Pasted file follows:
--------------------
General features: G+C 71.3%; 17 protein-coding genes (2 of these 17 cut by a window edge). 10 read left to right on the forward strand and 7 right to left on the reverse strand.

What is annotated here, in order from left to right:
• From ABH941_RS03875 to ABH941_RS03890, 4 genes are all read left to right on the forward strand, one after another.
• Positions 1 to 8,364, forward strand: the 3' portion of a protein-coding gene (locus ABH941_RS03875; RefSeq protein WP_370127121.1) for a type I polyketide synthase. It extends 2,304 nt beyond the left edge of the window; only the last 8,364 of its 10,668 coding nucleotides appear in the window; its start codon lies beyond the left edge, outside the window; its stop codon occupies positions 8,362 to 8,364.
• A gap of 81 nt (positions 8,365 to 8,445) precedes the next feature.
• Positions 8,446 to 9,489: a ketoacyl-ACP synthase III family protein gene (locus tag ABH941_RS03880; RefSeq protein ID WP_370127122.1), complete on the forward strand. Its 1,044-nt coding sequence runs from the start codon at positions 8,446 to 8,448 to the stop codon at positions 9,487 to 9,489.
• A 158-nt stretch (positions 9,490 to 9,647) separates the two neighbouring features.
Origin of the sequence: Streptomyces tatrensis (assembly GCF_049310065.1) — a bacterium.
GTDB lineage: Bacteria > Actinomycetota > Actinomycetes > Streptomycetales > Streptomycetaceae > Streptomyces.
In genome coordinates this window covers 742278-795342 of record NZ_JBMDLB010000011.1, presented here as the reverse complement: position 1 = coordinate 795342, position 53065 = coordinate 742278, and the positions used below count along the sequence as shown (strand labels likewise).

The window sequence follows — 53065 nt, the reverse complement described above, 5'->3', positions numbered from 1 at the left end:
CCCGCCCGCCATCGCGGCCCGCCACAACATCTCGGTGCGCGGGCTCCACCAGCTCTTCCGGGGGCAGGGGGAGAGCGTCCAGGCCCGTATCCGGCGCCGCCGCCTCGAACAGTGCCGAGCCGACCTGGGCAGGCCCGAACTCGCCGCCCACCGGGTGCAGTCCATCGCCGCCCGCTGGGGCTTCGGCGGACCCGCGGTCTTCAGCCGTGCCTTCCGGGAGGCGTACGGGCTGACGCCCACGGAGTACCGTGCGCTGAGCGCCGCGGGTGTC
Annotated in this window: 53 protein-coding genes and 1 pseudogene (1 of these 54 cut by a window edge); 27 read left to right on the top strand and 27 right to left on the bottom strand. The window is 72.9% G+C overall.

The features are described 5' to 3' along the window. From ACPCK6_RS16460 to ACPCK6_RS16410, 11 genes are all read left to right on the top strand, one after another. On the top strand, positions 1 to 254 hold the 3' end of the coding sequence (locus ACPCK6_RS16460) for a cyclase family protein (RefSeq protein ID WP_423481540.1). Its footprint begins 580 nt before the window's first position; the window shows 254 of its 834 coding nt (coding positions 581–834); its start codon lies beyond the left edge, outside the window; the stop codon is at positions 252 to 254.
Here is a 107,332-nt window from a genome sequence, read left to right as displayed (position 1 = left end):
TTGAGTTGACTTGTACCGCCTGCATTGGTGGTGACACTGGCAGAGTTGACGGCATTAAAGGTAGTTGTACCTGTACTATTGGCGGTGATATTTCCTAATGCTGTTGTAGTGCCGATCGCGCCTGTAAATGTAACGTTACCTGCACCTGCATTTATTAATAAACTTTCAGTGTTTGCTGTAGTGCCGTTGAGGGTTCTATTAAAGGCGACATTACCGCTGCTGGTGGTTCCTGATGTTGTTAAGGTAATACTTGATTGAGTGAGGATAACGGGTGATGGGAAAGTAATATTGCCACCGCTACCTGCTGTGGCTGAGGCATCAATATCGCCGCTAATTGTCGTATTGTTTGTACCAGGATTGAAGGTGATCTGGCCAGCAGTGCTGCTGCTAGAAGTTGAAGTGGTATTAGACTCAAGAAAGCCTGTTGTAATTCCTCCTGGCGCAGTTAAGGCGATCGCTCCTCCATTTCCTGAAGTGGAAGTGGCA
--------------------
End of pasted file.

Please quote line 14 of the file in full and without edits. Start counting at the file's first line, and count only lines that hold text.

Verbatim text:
The features are described 5' to 3' along the window. From ACPCK6_RS16460 to ACPCK6_RS16410, 11 genes are all read left to right on the top strand, one after another. On the top strand, positions 1 to 254 hold the 3' end of the coding sequence (locus ACPCK6_RS16460) for a cyclase family protein (RefSeq protein ID WP_423481540.1). Its footprint begins 580 nt before the window's first position; the window shows 254 of its 834 coding nt (coding positions 581–834); its start codon lies beyond the left edge, outside the window; the stop codon is at positions 252 to 254.